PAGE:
Fourteenth century Norway is a perfect setting for an exploration of Christian beliefs about sin. The country was nominally converted to Christianity in the late tenth century by King Olaf I (Olaf Tryggvason), but many pagan beliefs and superstitions from the old Viking era persisted, especially among rural dwellers.
The new Christian religion promoted rules against pride, lying, killing, adultery, coveting material things, unchastity, and disobedience to parents. It taught that there is a high price to pay for breaking Church commandments. The willful young Kristin Lavransdatter repeatedly breaks many of these rules, then struggles to secure redemption for her sins. Her circle of close friends includes clergy and pious laypersons such as her father. She receives their spiritual counsel yet does not take their advice to heart. She goes through the motions of piety, saying her prayers and making a pilgrimage, but it is only in her last years that she achieves true spirituality.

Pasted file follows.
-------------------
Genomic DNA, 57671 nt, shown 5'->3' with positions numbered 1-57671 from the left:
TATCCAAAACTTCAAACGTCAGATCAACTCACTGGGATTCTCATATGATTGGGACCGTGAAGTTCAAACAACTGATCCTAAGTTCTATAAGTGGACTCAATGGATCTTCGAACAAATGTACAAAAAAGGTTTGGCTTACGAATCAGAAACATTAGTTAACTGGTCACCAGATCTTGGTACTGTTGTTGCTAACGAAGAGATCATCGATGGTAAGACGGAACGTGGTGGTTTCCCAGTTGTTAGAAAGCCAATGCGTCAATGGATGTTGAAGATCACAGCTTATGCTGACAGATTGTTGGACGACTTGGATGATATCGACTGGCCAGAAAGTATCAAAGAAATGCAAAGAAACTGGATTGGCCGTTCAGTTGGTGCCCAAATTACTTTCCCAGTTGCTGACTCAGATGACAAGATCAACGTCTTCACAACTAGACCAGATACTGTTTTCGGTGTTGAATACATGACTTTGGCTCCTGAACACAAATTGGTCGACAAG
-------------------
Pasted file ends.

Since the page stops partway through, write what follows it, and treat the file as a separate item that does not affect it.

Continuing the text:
In her early years, she is unable to repent for her sins, so they haunt her throughout her life. Her bitter thoughts make her hypercritical not only of herself but also of others. She cannot even forgive those close to her, especially her husband, Erlend, and eventually drives them away. The dying Kristin reevaluates her life in a scene in which she donates her wedding ring to the Church. After removing her ring, she sees imprinted on her skin the letter M, which stands for Saint Mary; the imprint shows the importance of divine love over earthly love. Kristin realizes that serving God’s will is foremost, that spiritual awakening is more important than momentary earthly happiness. Worldliness and self-absorption should be renounced for engagement with the divine. This insight mirrors the views of Sigrid Undset, who condemned twentieth century secularism and in 1924 converted to Catholicism (an unpopular move in Protestant Norway). Many Roman Catholic scholars view her book as one of the great Catholic novels of the twentieth century.